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Facts about Ravana

Ravana

Shiva, annoyed by Ravana's arrogance, pressed his smallest toe on Kailash, pinning Ravana firmly underneath.

Ravana

Ravana's arrogance towards the gods, and improper behavior towards Sita, sets in motion a chain of events that culminates in an epic battle between Ravana and Rama, which is chronicled in the Ramayana.

Ravana

Ravana was also known for his aggressive "conquests" of women.

Ravana

Unknowingly, Ravana attempted to uproot and move the mountain on a whim.

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Due to this injury, Rama allowed Ravana to live and return to fight another day.

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Angered at this, Kubera's son cursed Ravana, stating that his ten heads would fall off if he forced himself upon any woman from that point on.

Ravana

One of the most famous depictions is a 45-foot idol of Ravana located in Khonpura in Madhya Pradesh.

Ravana

Pleased with his bravery and devotion, Shiva granted Ravana further strength, awarding him the Chandrahas (or "Moon-blade"), an immensely powerful sword.

Ravana

Ravana's malevolent spirit was not exhausted with his death at the climax of Ramayana; rather, his legacy of evil was reiterated and revisited mythologically and theologically in many later Hindu texts.

Ravana

Contemptuous of mortal beings, Ravana did not ask for protection from humans.

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Ravana in turn became a lifelong devotee of Lord Shiva.

Ravana

Under Vishrava's tutelage, Ravana mastered the Vedas and the holy books and also the arts.

Ravana

Ravana (Sanskrit: meaning "of terrifying roar") is one of the principal demons in Hindu mythology who battled against the popular avatar, Rama.

Ravana

After winning these boons, Ravana sought out his grandfather Sumali and assumed leadership over his army.

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Ravana was also a great devotee of Shiva, and is supposed to have composed the dance known as the Shiva Tandava Stotra, according to legend.

Ravana

Rama offered Ravana a final chance to make peace, suggesting that he immediately return Sita and apologize to both him and his wife.

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Ravana

After overcoming numerous arduous challenges, Rama entered into Lanka in order to confront Ravana and rescue his wife.

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Ravana, however, demanded Lanka in it's entirety from him, threatening to take it by force.

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Ravana's abilities were by now truly awe-inspiring, and so he set out confidently on a series of campaigns to conquer human and celestial beings alike.

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Vishrava advised Kubera to give up the island to Ravana, who was now virtually invincible.

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Ravana came back into contact with Sita years later after she and Rama, along with his brother Lakshmana, had been banished to the forest.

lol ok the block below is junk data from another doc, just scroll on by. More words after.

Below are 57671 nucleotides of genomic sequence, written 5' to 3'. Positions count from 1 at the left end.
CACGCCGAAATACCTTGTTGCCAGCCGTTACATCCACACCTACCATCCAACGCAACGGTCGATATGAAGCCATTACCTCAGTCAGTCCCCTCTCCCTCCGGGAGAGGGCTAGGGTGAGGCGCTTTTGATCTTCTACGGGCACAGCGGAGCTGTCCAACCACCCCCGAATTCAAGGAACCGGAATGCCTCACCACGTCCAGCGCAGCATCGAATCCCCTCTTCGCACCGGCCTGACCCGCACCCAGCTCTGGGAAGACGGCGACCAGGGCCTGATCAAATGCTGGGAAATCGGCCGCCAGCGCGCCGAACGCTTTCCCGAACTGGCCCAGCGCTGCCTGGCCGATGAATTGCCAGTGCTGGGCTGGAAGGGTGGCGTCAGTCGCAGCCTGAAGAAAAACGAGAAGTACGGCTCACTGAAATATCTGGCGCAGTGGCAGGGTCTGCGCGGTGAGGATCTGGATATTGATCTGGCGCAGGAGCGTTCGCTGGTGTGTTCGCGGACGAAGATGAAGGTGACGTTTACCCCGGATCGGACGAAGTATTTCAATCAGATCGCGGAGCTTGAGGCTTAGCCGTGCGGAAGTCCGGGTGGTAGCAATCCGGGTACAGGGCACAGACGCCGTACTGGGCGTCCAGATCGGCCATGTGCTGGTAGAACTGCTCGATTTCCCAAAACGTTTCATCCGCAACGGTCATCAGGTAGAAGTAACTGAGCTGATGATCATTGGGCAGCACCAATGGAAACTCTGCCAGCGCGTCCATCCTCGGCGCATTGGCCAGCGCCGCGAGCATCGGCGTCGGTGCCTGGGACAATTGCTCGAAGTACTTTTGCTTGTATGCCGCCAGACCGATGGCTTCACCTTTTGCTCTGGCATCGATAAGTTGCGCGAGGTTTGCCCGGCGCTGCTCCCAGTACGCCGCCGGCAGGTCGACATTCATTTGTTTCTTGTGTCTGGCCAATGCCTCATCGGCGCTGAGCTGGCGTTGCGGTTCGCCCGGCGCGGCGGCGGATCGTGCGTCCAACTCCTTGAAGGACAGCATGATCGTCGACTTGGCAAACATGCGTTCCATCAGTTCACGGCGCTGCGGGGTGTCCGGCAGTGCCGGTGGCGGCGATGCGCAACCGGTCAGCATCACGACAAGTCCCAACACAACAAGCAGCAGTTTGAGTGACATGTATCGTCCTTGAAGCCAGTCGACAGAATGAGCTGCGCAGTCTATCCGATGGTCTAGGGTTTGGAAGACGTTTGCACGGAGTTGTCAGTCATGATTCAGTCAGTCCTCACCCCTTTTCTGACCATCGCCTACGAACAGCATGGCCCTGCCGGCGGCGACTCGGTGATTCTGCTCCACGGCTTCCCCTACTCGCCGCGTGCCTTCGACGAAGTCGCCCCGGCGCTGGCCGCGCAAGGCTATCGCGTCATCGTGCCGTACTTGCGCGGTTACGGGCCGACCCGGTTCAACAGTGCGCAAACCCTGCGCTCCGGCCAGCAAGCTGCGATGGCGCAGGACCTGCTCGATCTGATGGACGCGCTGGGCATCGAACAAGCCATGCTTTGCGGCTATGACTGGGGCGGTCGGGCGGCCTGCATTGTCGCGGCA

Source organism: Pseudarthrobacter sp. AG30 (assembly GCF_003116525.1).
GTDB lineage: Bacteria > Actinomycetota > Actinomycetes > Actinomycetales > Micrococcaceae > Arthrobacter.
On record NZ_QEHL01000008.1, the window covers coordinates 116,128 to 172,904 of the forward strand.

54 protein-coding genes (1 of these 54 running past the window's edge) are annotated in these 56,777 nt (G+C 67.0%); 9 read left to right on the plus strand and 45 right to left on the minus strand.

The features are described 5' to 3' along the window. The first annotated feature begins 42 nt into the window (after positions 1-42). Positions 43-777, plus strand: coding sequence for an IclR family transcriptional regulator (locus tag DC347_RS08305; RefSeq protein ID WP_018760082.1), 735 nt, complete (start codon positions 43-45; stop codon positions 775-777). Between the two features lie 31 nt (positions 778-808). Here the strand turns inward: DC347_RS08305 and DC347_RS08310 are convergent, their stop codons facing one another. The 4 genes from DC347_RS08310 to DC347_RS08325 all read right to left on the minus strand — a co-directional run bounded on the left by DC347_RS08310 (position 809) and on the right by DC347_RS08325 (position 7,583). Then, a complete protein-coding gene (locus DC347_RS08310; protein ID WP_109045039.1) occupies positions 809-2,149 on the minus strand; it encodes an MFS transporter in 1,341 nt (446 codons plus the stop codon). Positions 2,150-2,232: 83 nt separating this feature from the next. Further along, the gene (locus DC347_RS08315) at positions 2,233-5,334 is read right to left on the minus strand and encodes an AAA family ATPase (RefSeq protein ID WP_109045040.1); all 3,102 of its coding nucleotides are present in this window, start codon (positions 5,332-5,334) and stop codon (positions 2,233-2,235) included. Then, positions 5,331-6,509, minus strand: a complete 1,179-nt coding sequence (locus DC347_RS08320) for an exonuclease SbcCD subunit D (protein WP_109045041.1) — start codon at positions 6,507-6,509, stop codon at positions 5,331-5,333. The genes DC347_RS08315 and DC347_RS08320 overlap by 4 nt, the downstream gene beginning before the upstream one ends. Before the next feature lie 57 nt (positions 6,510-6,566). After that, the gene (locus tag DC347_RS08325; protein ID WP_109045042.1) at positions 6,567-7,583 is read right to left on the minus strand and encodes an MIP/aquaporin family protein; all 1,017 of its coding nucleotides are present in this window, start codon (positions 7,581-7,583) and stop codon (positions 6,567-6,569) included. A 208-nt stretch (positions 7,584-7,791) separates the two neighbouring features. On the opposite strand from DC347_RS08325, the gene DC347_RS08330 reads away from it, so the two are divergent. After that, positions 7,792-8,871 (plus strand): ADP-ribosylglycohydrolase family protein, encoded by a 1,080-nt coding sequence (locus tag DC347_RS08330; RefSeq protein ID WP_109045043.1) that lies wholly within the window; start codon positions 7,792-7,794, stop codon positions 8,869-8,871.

Ravana

Ravana then asked for absolute invulnerability and supremacy before the gods and heavenly spirits, as well as the demons, serpents, and wild beasts.

Ravana

After a drawn-out battle, Rama successfully decapitated Ravana's central head, but another promptly arose in its place.

Ravana

At this point, Ravana crept up on a vulnerable Sita and kidnapped her.

Ravana

Ravana was also devoted to the Hindu god Brahma.

Ravana

Ravana first eyed her while she sat in her hermitage, her beauty enhanced by the austerities she had performed.

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Ravana's sister Surpanakha attempted to seduce Rama and Lakshmana while they were stationed here.

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Vedavati rejected his advances, so Ravana proceeded to forcibly take her, during which time she prophesied that she would return to the mortal world as the cause of his death.

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Ravana's wives bore him seven sons: Indrajit, Prahasta, Atikaya, Akshayakumara, Devantaka, Narantaka, and Trishira.

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Ravana asked for immortality, a request which Brahma refused.

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Rama then invoked the brahmastra, a weapon of mass destruction, and fired the great arrow into Ravana's midsection, destroying the cache of amrit.

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Ravana was born to the Brahmin sage known as Vishrava, and his wife Kaikesi, the Daitya princess.

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Sita remained under the captivity of Ravana for one year, all the while protecting her chastity at all costs, completely unwavering in her resolve despite Ravana's courting, cajoling, and assorted threats.

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Ravana is also pictured with up to 20 hands, signifying his greed and never-ending want.

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When Surpanakha reported this to Ravana, a plan for revenge hatched in his mind.

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At this point, Vibhishana informed Rama of why Ravana's heads were regenerating.

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